Brokeback Mountain
Cowboys Ennis (Heath Ledger) and Jack (Jake Gyllenhaal) fall into a passionate affair on Wyoming’s Brokeback Mountain in 1963, retreating back into straight lives at summer’s end. Finding that wives and children are no substitute for the soul mate they found in one another, they reunite in stolen moments over two decades, intent on recapturing the joy of that magical summer. Director Ang Lee has fashioned from Annie Proulx’s intimate short story a poignant and visually stunning epic romance limning a love that somehow survives despite the rigid social convention and internalized homophobia that threaten to smother it. Ledger and Gyllenhaal share a truly combustible chemistry, but it is Ledger’s heartbreaking performance as taciturn, repressed Ennis that transforms this drama from merely good to something great.

Grade: A Kinsey Scale: 6 (Even before this highly touted film hit theaters, conservative organs such as the Drudge Report have been busy trying to deny the existence of gay cowboys, despite the fact that members of Calgary Gay Rodeo Association served as technical advisers and appear in the film’s rodeo scenes. Lee’s breakthrough film in the United States was the queer-themed “The Wedding Banquet,” while co-star Michelle Williams made her name on the queer-friendly “Dawson’s Creek” and appeared in the lesbian comedy “But I’m a Cheerleader.”)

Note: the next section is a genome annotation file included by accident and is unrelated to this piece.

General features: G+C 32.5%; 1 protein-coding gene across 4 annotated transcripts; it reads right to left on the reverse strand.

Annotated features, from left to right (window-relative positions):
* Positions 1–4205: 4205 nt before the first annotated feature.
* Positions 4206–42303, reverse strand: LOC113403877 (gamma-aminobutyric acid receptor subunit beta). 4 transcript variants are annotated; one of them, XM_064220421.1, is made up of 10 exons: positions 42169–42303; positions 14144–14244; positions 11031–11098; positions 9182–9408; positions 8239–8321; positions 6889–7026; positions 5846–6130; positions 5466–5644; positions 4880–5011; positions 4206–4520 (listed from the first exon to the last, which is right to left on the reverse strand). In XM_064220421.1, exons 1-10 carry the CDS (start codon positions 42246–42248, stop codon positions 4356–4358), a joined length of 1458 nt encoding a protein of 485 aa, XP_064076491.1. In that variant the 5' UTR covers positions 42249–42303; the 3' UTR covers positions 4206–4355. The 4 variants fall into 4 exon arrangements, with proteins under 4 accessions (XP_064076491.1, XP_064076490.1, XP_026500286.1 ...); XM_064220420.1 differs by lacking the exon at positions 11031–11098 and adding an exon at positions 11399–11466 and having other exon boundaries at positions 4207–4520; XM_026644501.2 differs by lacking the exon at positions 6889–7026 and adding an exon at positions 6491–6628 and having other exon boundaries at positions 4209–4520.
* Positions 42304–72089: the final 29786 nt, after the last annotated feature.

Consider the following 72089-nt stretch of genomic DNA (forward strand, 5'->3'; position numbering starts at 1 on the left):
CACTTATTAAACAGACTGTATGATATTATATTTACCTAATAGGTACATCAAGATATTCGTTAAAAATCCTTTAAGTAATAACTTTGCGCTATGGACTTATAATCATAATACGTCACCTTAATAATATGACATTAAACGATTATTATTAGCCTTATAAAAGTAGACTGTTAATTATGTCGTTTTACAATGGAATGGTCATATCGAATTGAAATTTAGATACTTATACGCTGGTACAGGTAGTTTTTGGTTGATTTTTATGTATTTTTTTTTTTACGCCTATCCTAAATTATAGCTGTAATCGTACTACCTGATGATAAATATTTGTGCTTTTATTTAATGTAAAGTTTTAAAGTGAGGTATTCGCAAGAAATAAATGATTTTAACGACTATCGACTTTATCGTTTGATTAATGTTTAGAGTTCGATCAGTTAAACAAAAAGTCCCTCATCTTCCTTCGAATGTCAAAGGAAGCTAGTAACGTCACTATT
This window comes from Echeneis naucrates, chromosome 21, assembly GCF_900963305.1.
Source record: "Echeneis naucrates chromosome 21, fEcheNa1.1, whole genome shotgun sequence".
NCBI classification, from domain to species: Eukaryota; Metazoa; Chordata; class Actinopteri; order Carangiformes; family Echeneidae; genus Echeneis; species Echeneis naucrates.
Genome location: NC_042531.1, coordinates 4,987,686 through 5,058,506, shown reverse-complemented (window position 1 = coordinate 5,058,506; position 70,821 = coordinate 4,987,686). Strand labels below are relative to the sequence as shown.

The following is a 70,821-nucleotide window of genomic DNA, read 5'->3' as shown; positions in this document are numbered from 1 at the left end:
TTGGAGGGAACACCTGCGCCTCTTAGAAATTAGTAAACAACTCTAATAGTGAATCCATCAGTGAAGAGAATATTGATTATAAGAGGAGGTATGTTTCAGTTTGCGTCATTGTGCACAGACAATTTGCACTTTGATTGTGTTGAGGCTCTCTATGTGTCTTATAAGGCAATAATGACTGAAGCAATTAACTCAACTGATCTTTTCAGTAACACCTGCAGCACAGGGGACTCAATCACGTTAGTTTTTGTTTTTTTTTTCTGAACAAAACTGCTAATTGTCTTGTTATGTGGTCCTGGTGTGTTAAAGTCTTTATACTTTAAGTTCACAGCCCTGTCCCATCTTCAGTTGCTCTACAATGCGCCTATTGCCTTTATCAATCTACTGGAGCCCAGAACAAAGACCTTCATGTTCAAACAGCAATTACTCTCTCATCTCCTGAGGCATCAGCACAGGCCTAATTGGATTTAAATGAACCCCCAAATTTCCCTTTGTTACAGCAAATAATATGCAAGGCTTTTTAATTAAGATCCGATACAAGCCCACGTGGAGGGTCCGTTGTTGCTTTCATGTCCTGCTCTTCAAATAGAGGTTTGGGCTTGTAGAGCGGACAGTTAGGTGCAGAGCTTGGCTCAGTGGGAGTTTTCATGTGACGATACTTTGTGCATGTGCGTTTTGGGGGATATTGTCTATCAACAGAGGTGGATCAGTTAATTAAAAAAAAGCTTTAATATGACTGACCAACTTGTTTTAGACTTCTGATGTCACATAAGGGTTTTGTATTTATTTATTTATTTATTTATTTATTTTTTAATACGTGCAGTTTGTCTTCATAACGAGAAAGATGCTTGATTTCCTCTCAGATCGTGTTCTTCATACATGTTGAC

Cheaper by the Dozen 2
When Tom Baker (Steve Martin) decides to take his plus-sized family on vacation, he runs into his old rival Jimmy Murtaugh (Eugene Levy). The Murtaughs have fewer children – a mere eight compared to the Bakers’ dozen – but they’re more dedicated to dominating everything they touch. And so the competition begins, all the way down to the tiniest of the 20 kids. It’s the kind of movie that will engage elementary-school-aged viewers (people fall down a lot and get involved in other physical mishaps) and won’t raise their parents’ boredom threshold too much. With its slight offering of truly funny moments, this is completely unnecessary viewing for anyone without a very short person in tow who needs 100 minutes of safe entertainment.

Grade: C+ Kinsey Scale: 1 (Martin appeared in “And the Band Played On,” and director Adam Shankman is openly gay.)